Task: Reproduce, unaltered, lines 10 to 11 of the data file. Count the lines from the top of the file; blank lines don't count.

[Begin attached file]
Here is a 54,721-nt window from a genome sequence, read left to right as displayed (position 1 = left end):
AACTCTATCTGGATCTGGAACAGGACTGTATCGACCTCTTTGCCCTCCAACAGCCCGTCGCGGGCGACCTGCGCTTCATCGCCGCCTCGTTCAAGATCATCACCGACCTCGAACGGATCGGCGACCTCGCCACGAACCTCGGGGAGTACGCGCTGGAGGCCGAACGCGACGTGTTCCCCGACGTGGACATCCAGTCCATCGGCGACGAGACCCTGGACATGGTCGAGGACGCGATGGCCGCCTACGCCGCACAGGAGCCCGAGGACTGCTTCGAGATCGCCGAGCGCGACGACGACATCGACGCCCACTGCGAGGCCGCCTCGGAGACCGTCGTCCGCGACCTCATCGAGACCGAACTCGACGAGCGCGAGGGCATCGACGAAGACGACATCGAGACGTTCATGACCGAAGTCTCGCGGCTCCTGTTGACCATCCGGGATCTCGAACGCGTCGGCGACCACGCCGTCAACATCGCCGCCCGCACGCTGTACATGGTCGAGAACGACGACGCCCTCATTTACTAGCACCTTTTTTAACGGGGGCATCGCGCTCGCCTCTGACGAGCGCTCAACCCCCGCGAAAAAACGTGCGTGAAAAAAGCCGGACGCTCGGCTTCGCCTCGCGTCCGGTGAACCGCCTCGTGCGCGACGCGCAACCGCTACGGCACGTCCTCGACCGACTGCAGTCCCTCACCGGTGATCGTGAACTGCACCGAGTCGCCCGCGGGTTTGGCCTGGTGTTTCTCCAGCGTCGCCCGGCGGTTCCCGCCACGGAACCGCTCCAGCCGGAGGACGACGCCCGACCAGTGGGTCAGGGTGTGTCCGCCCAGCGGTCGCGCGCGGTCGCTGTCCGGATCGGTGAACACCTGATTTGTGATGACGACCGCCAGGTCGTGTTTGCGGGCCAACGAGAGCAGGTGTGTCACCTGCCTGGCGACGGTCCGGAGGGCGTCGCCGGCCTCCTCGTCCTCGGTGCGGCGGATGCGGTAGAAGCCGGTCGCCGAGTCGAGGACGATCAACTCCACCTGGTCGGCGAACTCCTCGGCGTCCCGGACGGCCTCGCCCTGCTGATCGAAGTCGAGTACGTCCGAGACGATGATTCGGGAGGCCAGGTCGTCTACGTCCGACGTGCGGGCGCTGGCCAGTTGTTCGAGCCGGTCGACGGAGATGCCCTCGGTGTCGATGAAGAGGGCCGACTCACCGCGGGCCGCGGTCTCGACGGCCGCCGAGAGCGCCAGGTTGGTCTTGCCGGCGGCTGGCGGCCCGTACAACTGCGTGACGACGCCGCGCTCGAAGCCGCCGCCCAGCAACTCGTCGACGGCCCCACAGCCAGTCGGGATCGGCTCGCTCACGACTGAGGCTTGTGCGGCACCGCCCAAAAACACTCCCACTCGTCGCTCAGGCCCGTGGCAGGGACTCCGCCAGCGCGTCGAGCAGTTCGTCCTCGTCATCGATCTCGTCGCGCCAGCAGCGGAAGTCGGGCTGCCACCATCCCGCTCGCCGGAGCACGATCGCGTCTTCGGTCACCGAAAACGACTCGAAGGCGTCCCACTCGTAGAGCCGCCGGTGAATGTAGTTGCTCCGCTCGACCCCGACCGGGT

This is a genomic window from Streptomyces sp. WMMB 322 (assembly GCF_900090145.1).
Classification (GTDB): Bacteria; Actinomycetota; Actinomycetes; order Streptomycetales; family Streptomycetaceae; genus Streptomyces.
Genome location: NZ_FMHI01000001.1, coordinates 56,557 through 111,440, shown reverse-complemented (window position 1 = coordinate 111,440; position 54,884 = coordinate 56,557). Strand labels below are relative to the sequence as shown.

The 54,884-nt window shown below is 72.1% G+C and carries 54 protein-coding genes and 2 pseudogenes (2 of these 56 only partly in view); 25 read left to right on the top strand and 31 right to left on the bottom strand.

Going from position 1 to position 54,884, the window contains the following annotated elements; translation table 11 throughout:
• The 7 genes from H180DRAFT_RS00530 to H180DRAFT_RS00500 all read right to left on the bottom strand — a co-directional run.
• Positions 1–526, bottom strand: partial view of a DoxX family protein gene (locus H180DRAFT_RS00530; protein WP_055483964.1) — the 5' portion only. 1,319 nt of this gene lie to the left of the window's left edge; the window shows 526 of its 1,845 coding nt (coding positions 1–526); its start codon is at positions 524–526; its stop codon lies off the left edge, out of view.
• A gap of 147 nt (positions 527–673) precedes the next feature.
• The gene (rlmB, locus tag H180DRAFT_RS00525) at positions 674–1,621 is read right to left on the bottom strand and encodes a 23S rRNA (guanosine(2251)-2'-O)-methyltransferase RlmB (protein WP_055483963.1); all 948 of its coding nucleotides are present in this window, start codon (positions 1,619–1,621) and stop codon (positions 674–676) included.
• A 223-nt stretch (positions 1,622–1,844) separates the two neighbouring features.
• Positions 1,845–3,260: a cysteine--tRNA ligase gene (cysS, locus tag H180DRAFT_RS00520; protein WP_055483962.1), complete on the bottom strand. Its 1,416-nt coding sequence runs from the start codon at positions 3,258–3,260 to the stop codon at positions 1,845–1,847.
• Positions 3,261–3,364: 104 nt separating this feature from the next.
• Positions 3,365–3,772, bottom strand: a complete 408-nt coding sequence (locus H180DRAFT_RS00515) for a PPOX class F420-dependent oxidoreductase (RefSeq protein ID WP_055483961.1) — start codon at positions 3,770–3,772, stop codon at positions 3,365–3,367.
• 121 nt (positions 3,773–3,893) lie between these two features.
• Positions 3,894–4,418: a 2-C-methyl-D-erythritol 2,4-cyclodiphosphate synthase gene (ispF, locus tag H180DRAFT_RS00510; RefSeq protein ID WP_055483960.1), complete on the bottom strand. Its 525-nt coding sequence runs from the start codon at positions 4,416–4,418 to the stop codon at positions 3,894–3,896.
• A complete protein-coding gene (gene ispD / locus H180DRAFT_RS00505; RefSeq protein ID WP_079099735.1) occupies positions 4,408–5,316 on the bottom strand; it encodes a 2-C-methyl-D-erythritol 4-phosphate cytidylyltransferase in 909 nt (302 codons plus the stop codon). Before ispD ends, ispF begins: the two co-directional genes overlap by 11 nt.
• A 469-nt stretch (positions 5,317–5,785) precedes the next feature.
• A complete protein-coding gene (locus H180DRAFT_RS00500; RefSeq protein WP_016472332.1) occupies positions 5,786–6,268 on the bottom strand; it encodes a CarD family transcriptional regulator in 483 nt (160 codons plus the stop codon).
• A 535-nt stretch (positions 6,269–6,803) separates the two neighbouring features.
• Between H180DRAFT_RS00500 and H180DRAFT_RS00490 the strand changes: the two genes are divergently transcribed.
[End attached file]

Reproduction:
• A gap of 147 nt (positions 527–673) precedes the next feature.
• The gene (rlmB, locus tag H180DRAFT_RS00525) at positions 674–1,621 is read right to left on the bottom strand and encodes a 23S rRNA (guanosine(2251)-2'-O)-methyltransferase RlmB (protein WP_055483963.1); all 948 of its coding nucleotides are present in this window, start codon (positions 1,619–1,621) and stop codon (positions 674–676) included.